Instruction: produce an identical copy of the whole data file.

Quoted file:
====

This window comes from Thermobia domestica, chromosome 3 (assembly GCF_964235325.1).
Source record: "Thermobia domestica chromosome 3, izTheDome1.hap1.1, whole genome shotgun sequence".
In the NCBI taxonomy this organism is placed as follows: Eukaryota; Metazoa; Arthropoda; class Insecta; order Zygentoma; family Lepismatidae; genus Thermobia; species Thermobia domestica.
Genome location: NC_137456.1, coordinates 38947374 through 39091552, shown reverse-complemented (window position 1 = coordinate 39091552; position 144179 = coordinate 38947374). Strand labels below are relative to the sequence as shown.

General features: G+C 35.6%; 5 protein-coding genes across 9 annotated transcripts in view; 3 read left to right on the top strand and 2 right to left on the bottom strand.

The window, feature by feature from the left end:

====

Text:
This window comes from Thermobia domestica, chromosome 3 (assembly GCF_964235325.1).
Source record: "Thermobia domestica chromosome 3, izTheDome1.hap1.1, whole genome shotgun sequence".
In the NCBI taxonomy this organism is placed as follows: Eukaryota; Metazoa; Arthropoda; class Insecta; order Zygentoma; family Lepismatidae; genus Thermobia; species Thermobia domestica.
Genome location: NC_137456.1, coordinates 38947374 through 39091552, shown reverse-complemented (window position 1 = coordinate 39091552; position 144179 = coordinate 38947374). Strand labels below are relative to the sequence as shown.

General features: G+C 35.6%; 5 protein-coding genes across 9 annotated transcripts in view; 3 read left to right on the top strand and 2 right to left on the bottom strand.

The window, feature by feature from the left end: